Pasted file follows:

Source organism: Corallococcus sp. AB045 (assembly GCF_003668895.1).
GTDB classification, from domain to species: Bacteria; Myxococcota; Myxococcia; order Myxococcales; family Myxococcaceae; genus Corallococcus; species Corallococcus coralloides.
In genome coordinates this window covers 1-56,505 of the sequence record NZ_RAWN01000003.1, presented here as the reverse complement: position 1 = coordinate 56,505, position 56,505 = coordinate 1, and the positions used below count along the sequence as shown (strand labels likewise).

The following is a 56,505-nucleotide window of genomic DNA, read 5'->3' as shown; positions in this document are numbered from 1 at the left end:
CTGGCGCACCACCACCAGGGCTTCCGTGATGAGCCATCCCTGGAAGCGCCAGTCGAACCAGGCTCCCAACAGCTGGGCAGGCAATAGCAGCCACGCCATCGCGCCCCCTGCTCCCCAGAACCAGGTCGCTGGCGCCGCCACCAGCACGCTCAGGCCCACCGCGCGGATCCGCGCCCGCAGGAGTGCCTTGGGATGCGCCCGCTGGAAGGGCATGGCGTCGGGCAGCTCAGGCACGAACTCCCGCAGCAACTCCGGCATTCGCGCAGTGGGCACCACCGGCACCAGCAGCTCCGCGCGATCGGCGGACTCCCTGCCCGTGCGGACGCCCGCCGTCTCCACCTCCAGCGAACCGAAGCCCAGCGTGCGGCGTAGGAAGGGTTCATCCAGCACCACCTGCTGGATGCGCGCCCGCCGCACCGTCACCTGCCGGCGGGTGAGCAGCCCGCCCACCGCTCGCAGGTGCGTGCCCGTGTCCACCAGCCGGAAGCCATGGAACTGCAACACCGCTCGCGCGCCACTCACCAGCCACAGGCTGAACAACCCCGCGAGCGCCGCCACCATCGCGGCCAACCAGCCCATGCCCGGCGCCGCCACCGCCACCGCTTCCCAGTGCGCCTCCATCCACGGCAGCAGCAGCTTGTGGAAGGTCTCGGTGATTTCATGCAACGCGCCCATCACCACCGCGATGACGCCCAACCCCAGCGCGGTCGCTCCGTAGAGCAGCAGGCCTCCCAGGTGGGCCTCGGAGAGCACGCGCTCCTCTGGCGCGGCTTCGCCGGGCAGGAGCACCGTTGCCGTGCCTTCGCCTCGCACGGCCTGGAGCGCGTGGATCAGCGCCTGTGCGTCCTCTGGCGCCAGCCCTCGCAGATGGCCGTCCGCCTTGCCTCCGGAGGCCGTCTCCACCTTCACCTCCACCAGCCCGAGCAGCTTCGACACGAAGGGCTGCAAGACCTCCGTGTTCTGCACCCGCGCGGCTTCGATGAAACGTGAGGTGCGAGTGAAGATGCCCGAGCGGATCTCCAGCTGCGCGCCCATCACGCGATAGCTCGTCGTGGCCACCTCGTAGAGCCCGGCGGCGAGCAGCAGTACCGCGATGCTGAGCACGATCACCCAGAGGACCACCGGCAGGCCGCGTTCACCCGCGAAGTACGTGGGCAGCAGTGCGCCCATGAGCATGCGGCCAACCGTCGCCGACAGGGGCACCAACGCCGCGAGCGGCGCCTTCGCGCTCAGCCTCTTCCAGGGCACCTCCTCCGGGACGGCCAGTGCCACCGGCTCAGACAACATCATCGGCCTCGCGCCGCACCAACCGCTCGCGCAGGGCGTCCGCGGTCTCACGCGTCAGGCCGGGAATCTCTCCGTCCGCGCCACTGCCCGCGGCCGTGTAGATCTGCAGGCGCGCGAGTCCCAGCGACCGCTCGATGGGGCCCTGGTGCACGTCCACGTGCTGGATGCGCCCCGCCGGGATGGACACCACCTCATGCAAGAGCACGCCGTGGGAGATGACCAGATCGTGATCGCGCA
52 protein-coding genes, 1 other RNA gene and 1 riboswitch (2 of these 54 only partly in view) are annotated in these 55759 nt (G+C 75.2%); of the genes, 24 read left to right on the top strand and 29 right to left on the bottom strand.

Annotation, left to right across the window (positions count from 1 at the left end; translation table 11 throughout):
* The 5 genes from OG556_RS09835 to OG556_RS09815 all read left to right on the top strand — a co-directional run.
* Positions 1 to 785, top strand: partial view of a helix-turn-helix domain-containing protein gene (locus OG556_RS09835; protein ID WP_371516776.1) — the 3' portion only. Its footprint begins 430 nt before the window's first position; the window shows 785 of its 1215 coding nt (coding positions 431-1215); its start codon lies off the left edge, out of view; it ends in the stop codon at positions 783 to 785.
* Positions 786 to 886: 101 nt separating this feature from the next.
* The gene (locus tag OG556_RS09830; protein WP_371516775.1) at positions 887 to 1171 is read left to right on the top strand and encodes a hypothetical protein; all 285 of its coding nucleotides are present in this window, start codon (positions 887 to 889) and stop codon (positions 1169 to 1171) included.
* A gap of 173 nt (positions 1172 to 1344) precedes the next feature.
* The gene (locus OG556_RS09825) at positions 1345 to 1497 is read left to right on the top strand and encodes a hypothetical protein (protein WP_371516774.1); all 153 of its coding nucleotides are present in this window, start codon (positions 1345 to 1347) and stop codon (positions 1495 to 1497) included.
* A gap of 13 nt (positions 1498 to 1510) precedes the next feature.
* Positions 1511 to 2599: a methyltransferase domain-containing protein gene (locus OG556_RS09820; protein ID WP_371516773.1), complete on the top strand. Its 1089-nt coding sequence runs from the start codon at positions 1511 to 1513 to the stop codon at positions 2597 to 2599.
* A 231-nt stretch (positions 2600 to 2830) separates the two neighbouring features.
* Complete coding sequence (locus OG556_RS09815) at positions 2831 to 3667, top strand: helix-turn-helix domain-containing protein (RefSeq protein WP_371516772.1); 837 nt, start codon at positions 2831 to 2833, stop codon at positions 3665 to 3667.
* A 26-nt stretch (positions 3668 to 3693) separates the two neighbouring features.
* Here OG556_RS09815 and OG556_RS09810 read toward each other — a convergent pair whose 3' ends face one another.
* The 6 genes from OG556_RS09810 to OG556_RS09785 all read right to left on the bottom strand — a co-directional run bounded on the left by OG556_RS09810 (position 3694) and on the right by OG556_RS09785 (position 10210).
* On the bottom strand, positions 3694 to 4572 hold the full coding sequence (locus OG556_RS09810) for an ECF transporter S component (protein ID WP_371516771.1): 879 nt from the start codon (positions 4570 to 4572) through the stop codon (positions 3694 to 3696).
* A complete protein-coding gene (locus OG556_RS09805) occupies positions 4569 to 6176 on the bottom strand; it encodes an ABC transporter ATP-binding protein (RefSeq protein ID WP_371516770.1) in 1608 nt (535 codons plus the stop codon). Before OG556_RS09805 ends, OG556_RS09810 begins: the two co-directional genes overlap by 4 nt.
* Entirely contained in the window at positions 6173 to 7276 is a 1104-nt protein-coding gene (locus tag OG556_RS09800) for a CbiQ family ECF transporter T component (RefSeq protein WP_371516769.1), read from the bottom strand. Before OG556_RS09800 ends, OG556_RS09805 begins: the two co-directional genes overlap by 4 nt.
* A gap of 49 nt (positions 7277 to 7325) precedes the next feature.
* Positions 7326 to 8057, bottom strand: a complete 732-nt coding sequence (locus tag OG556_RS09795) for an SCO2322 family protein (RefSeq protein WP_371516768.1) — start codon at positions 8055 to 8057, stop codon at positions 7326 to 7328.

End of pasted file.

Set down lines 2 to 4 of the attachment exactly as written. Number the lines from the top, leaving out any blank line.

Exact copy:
GTDB classification, from domain to species: Bacteria; Myxococcota; Myxococcia; order Myxococcales; family Myxococcaceae; genus Corallococcus; species Corallococcus coralloides.
In genome coordinates this window covers 1-56,505 of the sequence record NZ_RAWN01000003.1, presented here as the reverse complement: position 1 = coordinate 56,505, position 56,505 = coordinate 1, and the positions used below count along the sequence as shown (strand labels likewise).

The following is a 56,505-nucleotide window of genomic DNA, read 5'->3' as shown; positions in this document are numbered from 1 at the left end: